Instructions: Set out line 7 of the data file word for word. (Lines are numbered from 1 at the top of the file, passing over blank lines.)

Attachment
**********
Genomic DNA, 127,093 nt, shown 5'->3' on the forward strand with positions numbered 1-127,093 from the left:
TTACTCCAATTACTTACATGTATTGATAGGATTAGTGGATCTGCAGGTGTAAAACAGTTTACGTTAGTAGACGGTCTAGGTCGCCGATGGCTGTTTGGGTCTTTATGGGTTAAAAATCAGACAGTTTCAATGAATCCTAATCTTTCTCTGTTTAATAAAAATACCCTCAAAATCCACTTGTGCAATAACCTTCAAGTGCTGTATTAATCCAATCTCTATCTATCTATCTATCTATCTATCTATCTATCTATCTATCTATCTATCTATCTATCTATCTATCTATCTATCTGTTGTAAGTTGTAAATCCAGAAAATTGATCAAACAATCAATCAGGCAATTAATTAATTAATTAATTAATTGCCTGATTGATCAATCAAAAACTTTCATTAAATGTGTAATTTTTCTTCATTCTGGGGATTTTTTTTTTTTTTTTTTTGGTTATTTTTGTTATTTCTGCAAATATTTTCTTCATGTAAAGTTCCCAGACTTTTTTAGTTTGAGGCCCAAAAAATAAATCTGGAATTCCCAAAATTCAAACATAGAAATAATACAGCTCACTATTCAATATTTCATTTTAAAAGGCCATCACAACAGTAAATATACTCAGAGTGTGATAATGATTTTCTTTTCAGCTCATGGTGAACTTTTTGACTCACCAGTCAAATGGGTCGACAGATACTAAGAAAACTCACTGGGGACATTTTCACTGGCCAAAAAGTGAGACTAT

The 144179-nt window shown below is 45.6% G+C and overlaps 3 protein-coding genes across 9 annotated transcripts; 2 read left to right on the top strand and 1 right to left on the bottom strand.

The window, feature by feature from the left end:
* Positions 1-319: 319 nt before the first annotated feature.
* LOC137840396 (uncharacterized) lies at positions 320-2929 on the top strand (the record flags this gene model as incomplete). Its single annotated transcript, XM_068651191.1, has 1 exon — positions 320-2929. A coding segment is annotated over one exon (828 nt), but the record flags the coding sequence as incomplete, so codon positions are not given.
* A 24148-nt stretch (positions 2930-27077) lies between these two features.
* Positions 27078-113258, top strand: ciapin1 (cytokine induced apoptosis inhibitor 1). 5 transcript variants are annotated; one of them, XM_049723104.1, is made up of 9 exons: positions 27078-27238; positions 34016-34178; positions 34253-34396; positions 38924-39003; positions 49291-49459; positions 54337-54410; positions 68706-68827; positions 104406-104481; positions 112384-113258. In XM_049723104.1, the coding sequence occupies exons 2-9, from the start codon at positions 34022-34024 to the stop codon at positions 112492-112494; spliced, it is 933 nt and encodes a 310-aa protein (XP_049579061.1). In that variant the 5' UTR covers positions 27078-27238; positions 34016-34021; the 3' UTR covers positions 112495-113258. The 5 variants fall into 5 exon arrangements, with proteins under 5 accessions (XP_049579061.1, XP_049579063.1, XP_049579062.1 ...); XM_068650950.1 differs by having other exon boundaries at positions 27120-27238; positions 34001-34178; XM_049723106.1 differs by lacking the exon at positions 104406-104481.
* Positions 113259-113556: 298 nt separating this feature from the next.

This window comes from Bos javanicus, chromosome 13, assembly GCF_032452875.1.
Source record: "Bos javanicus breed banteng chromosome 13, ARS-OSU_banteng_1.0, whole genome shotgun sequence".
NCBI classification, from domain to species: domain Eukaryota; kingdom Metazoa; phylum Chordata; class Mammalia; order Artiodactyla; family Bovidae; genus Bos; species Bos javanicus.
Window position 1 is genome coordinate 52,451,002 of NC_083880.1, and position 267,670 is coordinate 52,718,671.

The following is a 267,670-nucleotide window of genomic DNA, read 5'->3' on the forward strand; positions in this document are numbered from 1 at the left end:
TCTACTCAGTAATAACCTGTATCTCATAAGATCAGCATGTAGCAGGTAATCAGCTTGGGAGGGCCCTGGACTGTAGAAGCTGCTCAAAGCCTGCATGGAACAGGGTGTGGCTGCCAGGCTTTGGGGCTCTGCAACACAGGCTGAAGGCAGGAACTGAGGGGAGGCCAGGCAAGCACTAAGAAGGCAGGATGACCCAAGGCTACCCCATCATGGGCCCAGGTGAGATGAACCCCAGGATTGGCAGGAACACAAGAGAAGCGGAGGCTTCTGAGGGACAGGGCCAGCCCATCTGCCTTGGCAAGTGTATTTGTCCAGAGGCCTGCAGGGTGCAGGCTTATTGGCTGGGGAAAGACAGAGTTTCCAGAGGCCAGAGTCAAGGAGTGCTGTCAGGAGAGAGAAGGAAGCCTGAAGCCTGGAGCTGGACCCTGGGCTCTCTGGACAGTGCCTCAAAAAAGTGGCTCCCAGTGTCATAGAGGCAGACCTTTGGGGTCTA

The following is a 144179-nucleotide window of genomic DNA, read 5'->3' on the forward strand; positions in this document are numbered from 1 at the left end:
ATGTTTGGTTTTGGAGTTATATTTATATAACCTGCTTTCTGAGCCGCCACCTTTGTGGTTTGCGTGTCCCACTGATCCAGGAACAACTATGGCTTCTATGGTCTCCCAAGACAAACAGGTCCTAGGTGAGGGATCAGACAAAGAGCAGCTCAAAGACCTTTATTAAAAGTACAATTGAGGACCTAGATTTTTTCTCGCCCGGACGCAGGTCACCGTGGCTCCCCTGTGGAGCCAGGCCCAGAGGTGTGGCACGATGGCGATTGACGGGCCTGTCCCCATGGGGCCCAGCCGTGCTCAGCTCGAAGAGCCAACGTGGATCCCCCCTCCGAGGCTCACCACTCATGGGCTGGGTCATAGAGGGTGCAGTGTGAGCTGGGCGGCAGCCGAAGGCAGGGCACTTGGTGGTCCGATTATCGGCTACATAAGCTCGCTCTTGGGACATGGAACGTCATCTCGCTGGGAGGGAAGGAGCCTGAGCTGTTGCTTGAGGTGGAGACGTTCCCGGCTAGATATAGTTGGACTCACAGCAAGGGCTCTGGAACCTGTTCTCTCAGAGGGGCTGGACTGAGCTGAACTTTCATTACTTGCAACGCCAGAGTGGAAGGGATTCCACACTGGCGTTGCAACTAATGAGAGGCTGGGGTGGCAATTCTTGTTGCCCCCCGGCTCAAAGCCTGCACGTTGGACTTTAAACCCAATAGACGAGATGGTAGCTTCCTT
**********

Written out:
* A 24148-nt stretch (positions 2930-27077) lies between these two features.